(My faith is an important part of my life. I do not set up my life or my beliefs as anything other than my understanding of the Divine. If they shine some tiny light on your journey then I will be happy for us both. YMMV)
(Before the notes come flocking in, I am well aware that kneeling is problematic for some folks. They simply can’t do it. Most of us can. I ask only that, if you are able, you consider if you should.)
Sit. Stand. Kneel.
It is a dance during worship. Assuming the posture that moves the worshipper toward the appropriate mindset for that moment in the service. In the Episcopal church, we traditionally add a little juggling to make the dance more intricate. Controlling a Book of Common Prayer (BCP), a hymnal and the bulletin is a skill that takes years to perfect. It’s probably a good thing that we have begun to move away from that complication in our worship life.
I was not always conscious of that dance. I simply went along with whatever was being done by the rest of the congregation. When I began to think about my life in faith, and especially about prayer, the value of those positions began to crystallize for me.
Sitting is the base position for worship. We sit while we hear the sermon and the lessons. It is a position of waiting and a position for hearing teaching.
Standing is a position for proclaiming our faith, and hearing the Gospel. It’s also an old-school way of showing respect. We also stand when we sing. Because that’s just good sense.
Kneeling is a position of humbleness and submission.
When I moved to Richmond, the one thing that surprised me the most about the worship in the Episcopal churches I visited was that almost no one kneels. That varies a bit based on the congregation, but the amount of kneeling is very much lower than what I have been accustomed to over my life.
There are a variety of places where we are given the option to stand or kneel. The default here seems to be always standing. It strikes me as a loss to the worship. Eliminating a whole category of the dance of worship feels wrong to me.
The one place that it really strikes me is at the Confession. I was a bit surprised when I looked at the BCP and realized that there is no instruction (the technical term would be a “rubric”) concerning what position we should adopt for confessing. It does note that after the confession the Bishop or Priest stands to offer the Absolution, so it seems to assume that at least they are in a position other than standing.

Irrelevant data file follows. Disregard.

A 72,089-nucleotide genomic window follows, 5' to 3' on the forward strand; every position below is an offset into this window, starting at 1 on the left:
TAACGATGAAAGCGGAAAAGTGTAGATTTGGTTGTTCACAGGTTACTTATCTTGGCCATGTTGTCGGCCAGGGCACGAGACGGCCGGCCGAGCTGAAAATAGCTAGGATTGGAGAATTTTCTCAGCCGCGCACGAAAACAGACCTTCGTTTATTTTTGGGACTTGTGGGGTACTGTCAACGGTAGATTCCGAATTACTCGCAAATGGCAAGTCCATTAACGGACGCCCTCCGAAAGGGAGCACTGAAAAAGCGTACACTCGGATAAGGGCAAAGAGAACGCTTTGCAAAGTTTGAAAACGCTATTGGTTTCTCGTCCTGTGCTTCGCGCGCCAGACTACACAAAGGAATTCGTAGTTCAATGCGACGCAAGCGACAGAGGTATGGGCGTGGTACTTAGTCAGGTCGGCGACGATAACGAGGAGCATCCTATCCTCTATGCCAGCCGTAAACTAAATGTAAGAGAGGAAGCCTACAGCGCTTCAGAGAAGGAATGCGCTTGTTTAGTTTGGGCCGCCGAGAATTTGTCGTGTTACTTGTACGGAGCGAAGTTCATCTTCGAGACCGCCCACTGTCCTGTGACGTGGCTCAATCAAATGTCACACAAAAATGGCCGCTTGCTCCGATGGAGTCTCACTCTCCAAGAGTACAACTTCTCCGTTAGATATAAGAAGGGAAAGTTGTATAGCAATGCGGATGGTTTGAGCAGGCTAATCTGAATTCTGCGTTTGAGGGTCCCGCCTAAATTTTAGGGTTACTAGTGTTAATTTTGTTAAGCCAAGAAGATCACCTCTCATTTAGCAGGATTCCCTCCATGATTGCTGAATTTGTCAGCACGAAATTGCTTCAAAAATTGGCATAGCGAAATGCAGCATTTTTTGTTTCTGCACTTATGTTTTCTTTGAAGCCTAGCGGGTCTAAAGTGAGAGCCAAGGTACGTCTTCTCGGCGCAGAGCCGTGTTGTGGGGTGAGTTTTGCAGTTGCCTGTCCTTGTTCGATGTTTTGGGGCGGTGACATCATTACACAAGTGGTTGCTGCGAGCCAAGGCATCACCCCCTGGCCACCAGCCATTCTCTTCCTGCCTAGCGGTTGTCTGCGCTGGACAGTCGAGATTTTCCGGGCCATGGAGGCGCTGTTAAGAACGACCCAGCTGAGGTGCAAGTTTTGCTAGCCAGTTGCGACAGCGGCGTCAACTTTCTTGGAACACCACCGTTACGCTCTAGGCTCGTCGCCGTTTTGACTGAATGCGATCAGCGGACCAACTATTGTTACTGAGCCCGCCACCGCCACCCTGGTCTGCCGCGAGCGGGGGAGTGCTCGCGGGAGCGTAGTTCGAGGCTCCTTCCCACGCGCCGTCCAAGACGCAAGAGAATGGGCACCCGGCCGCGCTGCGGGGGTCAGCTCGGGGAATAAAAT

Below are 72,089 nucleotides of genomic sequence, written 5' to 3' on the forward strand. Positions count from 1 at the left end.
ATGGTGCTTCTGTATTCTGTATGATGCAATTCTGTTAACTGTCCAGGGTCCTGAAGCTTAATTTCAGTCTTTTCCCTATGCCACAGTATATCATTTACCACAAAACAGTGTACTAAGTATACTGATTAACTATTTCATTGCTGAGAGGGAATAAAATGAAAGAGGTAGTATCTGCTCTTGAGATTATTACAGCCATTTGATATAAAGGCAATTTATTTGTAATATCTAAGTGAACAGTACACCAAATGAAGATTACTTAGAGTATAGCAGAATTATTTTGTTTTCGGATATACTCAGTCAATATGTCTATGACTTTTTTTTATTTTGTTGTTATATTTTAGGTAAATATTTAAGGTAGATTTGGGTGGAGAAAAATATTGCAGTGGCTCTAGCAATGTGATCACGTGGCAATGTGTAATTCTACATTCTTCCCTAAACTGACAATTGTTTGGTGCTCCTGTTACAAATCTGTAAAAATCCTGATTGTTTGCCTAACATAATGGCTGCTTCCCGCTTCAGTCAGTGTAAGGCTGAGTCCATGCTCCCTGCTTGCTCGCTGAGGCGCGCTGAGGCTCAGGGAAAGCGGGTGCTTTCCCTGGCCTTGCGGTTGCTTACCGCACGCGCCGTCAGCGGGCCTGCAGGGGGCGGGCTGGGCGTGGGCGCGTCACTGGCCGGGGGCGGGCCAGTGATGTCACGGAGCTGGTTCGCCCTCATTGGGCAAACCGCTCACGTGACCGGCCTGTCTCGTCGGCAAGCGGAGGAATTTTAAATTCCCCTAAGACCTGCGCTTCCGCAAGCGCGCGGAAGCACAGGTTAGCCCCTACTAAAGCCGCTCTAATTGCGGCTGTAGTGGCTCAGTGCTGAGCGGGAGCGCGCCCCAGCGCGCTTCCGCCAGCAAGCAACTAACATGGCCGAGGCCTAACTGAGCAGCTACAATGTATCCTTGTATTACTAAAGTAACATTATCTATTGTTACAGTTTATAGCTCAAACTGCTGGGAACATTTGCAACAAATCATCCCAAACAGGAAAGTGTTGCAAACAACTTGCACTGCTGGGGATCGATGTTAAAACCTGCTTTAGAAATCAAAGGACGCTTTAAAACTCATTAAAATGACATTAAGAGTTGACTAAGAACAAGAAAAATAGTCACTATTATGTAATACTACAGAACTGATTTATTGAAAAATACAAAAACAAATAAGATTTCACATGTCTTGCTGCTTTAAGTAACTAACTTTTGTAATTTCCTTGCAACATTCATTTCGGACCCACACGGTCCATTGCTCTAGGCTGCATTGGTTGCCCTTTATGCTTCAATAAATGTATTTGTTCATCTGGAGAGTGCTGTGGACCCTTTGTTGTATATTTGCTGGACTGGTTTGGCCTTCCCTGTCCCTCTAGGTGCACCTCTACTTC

In the 1928 BCP and in the Rite 1 service the invitation to confession says, “Let us humbly confess…” It strikes me that if we are “humbly confessing” the things we have done that fall short of the expectations of the Divine, then we ought to be on our knees.
It was awkward when I was on a congregational staff to be the only person in the congregation who went to their knees. It was not a visual that I thought useful, especially as the “new guy” on the ministry team. When my place of worship changed, I struggled for a while since almost no one knelt either. It really shouldn’t matter whether I’m alone in this piety or not, I suppose, but it was nice to see a couple other folks who choose to kneel at that part of the service.
In the end, this is mostly a matter of tradition. Just as Article XXVI of the Articles of Religion (an historic document from the beginning of our American version of the Anglican tradition) states that the unworthiness of the minister does not nullify the effect of the Eucharist, my bet is that the position of the worshipper doesn’t negate God’s ability to hear our prayers. The rest of it falls under the category of “personal piety”.
At the same time, the dance of worship can offer a physical reminder and representation of what we are trying to do. A reminder to humble ourselves strikes me as a valuable piece of a life in faith. Spending a little time on our knees isn’t a bad practice for the whole church, I think.